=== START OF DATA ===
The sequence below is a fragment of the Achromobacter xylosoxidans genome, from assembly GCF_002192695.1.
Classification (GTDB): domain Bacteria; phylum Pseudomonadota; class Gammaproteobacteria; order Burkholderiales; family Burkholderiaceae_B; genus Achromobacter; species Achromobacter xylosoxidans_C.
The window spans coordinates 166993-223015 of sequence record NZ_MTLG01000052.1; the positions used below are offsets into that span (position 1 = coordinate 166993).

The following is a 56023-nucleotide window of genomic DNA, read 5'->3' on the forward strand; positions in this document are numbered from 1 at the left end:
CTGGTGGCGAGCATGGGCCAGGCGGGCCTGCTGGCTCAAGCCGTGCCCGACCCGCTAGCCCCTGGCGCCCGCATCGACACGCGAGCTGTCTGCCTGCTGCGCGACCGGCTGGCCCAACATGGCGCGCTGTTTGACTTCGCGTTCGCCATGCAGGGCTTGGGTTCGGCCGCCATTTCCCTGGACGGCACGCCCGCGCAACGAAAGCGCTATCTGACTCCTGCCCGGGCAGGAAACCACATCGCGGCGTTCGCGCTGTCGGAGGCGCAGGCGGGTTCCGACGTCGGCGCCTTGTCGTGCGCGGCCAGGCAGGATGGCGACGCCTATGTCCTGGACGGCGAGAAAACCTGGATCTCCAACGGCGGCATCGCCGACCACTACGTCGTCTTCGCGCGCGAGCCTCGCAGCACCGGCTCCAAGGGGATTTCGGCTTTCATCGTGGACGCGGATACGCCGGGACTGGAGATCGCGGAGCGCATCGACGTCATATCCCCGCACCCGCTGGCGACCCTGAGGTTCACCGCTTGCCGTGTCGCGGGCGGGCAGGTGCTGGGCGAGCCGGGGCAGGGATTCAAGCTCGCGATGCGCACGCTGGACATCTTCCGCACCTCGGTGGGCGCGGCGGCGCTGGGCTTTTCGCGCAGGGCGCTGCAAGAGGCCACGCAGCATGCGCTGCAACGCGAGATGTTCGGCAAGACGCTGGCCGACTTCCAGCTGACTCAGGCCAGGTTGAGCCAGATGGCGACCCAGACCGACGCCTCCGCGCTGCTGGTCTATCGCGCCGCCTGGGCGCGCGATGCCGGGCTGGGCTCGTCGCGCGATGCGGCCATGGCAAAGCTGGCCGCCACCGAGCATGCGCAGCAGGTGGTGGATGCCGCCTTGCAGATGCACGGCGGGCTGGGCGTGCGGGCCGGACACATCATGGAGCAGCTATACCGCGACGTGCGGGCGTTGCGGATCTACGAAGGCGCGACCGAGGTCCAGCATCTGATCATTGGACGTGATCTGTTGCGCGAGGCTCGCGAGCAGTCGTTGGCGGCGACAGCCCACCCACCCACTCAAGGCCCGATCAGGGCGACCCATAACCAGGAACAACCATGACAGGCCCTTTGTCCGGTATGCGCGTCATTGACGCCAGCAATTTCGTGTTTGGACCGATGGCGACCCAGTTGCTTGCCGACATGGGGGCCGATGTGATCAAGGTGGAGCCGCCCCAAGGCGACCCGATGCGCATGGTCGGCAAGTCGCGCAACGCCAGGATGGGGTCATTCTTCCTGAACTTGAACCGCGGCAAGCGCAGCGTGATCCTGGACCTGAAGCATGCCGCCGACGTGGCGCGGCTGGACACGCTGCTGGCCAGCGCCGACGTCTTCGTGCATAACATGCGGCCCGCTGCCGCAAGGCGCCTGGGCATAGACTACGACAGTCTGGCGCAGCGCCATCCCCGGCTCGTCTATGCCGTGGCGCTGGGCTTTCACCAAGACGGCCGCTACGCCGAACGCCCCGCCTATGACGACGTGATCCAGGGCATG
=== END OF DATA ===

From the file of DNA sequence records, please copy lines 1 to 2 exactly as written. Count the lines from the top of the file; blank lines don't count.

The sequence below is a fragment of the Achromobacter xylosoxidans genome, from assembly GCF_002192695.1.
Classification (GTDB): domain Bacteria; phylum Pseudomonadota; class Gammaproteobacteria; order Burkholderiales; family Burkholderiaceae_B; genus Achromobacter; species Achromobacter xylosoxidans_C.